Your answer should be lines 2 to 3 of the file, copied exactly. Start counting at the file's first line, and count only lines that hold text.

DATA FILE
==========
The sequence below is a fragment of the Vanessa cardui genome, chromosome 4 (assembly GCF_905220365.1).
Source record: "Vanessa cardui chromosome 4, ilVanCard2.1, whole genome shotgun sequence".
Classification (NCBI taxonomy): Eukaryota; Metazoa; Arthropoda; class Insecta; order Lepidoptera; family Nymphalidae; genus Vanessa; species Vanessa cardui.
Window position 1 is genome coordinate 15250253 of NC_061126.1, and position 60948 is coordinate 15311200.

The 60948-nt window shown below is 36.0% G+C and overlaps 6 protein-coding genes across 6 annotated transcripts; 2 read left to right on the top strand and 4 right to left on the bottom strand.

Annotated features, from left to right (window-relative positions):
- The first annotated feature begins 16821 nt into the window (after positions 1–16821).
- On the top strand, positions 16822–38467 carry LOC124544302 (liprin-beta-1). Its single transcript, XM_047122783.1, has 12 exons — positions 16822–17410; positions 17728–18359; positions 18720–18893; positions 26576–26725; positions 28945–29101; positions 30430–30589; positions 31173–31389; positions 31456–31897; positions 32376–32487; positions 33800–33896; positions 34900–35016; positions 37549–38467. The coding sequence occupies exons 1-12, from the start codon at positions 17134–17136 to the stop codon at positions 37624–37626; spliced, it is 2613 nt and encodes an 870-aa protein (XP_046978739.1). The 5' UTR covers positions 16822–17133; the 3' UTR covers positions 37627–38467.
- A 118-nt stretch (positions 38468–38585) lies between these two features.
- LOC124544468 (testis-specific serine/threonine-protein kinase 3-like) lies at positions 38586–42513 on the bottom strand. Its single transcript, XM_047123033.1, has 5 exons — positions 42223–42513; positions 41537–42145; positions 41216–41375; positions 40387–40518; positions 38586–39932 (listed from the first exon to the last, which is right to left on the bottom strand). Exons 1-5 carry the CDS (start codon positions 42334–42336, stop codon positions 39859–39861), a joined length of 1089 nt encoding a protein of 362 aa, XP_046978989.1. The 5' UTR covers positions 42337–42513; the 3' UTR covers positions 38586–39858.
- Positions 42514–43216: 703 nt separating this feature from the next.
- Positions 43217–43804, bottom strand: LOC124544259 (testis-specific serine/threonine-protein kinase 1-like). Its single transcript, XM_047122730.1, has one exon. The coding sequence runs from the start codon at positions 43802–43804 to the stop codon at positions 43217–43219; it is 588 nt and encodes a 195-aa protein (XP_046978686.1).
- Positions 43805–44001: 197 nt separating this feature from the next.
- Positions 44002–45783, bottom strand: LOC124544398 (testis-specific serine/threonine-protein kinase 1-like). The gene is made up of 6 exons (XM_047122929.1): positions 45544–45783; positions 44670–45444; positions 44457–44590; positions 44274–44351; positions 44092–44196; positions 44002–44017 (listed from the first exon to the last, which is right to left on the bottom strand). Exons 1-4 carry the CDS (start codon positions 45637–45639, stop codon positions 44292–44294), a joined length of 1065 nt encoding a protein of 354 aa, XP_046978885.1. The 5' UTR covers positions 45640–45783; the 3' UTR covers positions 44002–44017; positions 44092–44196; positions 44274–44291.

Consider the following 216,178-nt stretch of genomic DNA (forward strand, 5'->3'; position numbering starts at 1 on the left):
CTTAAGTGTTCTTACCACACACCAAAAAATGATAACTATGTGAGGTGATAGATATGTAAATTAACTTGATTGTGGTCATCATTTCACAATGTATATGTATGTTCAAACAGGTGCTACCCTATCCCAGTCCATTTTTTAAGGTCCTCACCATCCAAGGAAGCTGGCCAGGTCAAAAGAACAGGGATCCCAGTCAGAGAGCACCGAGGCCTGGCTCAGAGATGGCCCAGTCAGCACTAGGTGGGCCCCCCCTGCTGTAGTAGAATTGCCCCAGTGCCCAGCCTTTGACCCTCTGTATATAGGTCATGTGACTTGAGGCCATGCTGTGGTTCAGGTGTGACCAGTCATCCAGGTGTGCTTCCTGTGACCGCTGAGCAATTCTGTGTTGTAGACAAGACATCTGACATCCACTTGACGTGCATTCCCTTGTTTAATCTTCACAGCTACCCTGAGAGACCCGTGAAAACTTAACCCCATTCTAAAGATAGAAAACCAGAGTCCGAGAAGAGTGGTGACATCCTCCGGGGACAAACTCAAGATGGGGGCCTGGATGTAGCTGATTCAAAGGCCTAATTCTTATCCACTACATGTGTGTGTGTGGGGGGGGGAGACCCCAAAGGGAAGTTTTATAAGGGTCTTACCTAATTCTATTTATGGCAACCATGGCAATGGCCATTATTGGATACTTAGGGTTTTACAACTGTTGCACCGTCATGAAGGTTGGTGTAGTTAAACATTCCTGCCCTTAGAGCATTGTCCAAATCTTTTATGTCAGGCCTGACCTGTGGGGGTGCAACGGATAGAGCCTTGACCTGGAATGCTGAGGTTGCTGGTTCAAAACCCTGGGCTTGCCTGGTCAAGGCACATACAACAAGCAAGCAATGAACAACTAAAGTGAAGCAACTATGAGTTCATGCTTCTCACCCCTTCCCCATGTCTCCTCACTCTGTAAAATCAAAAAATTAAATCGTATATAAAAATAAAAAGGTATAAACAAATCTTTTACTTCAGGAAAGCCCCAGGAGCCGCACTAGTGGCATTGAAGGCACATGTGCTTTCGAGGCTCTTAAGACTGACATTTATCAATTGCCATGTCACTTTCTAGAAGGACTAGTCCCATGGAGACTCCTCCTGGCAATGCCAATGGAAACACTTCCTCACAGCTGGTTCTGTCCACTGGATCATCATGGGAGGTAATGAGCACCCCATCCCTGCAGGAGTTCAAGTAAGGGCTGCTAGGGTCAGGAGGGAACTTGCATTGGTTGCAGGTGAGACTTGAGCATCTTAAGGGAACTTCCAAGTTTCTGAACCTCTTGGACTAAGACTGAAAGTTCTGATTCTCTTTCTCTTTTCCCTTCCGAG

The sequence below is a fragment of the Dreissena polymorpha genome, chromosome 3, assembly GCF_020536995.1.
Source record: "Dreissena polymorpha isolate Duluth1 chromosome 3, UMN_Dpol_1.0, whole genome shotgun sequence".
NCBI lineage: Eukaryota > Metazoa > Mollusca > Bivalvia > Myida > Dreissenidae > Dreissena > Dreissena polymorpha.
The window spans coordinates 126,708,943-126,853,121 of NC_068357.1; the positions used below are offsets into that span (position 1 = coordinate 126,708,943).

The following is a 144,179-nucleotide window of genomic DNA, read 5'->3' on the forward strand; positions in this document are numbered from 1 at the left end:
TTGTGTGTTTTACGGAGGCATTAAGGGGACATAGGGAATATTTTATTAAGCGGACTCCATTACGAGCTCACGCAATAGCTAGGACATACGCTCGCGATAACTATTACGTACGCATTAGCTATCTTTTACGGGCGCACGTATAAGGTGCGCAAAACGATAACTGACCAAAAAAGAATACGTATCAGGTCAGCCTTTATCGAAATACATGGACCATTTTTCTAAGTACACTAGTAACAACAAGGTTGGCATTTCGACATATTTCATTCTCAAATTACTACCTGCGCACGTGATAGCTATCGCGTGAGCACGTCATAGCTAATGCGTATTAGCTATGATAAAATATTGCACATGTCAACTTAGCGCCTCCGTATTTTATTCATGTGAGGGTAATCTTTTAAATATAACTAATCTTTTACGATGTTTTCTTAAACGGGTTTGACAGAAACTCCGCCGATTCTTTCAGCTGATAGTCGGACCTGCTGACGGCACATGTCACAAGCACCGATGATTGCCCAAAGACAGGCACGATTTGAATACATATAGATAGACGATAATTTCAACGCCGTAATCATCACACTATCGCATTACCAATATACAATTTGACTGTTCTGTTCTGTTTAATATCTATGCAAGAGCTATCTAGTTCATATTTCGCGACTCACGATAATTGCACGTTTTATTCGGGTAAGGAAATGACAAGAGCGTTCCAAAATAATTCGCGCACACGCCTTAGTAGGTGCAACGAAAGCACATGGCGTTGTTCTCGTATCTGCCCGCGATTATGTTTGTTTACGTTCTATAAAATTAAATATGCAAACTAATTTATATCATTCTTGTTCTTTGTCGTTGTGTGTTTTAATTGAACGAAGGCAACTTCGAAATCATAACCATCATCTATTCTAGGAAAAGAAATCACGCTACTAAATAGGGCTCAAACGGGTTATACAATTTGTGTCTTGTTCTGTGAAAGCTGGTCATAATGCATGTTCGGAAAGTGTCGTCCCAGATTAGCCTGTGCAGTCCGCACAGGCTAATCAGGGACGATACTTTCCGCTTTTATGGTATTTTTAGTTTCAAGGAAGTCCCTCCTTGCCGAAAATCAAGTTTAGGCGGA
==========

Source record: "Vanessa cardui chromosome 4, ilVanCard2.1, whole genome shotgun sequence".
Classification (NCBI taxonomy): Eukaryota; Metazoa; Arthropoda; class Insecta; order Lepidoptera; family Nymphalidae; genus Vanessa; species Vanessa cardui.